Officials at the state and local levels are in discussions about offering hepatitis C testing at all county health departments.
Some local offices offered the tests last year as part of a pilot project, when Kentucky began to see a spike in hepatitis C cases related to intravenous drug use. The Centers for Disease Control and Prevention said in May that Kentucky’s rate of hepatitis C is seven times higher than the national average.
Deputy Commissioner Kraig Humbaugh, with the Kentucky Department of Public Health, says increased screening opportunities would be a way for health and addiction experts to reach out to those who need help.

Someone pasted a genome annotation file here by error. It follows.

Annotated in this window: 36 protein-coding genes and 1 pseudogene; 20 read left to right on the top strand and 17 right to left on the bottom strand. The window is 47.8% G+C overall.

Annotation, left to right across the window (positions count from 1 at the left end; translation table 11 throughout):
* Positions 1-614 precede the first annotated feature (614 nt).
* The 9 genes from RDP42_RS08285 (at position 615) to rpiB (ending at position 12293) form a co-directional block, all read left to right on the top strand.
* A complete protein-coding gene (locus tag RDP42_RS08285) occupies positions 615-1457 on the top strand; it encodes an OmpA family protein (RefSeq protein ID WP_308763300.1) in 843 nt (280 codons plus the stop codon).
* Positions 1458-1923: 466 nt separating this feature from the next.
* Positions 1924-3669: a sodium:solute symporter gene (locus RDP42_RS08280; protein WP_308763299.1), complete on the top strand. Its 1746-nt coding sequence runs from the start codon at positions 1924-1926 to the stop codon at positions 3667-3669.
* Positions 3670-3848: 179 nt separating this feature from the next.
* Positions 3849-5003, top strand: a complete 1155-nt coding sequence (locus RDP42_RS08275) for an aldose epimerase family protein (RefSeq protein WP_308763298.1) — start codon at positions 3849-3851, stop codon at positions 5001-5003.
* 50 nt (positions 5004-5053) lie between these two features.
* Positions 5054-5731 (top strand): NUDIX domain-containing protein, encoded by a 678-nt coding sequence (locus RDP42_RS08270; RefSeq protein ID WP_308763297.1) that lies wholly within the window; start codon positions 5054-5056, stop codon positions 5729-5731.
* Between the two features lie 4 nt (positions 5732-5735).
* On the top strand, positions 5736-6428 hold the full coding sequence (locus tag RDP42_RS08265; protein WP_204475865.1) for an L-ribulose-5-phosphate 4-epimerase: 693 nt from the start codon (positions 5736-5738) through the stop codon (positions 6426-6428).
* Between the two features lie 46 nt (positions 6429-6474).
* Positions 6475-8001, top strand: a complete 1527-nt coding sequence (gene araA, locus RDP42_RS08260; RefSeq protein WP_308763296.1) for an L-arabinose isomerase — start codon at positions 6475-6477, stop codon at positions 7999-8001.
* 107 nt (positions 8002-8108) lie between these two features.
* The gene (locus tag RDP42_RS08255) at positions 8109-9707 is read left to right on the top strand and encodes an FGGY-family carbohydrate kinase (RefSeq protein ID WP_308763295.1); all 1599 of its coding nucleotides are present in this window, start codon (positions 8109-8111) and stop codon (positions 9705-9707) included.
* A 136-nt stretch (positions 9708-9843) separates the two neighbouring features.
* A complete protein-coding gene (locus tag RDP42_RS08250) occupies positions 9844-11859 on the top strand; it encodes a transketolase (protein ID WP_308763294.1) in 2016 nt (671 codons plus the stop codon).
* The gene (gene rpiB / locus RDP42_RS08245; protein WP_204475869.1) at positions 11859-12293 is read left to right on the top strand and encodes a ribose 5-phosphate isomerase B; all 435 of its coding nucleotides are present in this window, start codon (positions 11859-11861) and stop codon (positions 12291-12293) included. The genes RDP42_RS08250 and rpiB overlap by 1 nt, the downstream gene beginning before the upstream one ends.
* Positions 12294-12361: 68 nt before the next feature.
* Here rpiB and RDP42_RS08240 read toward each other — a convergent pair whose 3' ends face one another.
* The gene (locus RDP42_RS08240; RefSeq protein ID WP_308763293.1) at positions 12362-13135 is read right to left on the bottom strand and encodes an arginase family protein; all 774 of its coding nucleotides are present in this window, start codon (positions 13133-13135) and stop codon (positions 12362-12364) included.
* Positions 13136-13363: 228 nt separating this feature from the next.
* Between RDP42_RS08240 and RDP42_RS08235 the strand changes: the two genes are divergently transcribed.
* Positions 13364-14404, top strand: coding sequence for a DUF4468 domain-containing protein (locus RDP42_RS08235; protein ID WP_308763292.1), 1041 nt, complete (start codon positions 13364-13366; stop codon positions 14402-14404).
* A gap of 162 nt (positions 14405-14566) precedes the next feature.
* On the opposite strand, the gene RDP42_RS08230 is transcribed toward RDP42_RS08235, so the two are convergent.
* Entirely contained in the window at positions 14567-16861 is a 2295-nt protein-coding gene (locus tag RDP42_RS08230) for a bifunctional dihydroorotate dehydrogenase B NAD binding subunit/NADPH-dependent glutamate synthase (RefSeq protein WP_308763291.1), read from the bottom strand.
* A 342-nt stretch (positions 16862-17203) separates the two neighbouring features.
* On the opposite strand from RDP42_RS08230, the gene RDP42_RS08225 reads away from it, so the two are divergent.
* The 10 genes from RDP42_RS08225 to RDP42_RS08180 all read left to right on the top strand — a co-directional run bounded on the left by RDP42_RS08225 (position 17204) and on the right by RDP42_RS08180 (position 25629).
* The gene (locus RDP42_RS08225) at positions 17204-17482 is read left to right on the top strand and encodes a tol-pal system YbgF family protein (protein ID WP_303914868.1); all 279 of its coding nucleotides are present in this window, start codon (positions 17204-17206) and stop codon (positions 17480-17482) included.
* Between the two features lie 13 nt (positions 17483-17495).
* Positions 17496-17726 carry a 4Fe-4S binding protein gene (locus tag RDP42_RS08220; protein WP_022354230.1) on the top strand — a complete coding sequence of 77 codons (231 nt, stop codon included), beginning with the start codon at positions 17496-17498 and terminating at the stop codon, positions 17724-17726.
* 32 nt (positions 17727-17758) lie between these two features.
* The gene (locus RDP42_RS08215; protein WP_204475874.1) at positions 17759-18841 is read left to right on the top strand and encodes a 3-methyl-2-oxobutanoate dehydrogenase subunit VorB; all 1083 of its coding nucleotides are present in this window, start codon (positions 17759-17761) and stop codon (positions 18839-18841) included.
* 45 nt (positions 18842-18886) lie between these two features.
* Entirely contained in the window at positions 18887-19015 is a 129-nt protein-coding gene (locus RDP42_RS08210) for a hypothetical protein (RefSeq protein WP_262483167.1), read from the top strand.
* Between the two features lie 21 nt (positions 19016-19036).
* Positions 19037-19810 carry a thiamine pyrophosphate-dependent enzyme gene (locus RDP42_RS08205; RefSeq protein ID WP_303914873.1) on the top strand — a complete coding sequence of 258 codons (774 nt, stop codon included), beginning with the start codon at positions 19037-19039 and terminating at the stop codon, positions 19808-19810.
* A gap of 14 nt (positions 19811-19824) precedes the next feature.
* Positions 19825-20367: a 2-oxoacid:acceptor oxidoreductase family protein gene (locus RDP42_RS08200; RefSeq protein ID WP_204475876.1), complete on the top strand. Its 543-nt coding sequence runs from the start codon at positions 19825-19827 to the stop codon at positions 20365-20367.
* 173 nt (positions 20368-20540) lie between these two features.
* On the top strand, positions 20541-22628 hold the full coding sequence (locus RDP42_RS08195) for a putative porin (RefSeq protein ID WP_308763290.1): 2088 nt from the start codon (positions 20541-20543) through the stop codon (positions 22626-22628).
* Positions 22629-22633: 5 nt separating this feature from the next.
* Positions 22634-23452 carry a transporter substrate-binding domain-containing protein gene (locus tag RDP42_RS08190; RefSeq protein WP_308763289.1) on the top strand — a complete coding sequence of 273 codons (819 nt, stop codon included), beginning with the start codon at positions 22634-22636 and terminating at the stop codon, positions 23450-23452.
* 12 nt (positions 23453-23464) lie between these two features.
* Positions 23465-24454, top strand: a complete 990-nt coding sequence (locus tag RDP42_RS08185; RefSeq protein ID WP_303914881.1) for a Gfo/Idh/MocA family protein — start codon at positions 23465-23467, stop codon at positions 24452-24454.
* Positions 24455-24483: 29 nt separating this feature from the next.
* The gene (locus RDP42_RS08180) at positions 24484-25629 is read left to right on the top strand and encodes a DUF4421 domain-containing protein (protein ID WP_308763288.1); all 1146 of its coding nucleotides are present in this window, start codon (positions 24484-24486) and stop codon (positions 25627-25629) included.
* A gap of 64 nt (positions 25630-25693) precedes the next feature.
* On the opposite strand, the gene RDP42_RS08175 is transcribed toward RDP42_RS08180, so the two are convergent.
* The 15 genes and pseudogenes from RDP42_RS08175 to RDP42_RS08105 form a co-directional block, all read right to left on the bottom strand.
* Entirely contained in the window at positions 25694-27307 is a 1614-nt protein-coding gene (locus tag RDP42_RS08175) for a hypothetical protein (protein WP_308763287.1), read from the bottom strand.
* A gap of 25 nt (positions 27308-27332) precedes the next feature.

“Let’s say you are hepatitis C positive—that may influence you to then change your behaviors, so that you’re at less risk of spreading to others. So our goal is to try to get more people tested, to be aware of their status, and linked to treatment options before they develop severe problems.”
Humbaugh says there’s no timeline for having hepatitis C screenings in place at local health departments. But he says his office is receiving positive feedback from county health departments that want to make the screenings available.
Someone infected with hepatitis C can go years, or even decades, without showing symptoms. If untreated, the virus can lead to liver failure and death.
Hepatitis C infection is the number one cause of liver transplants in the U.S.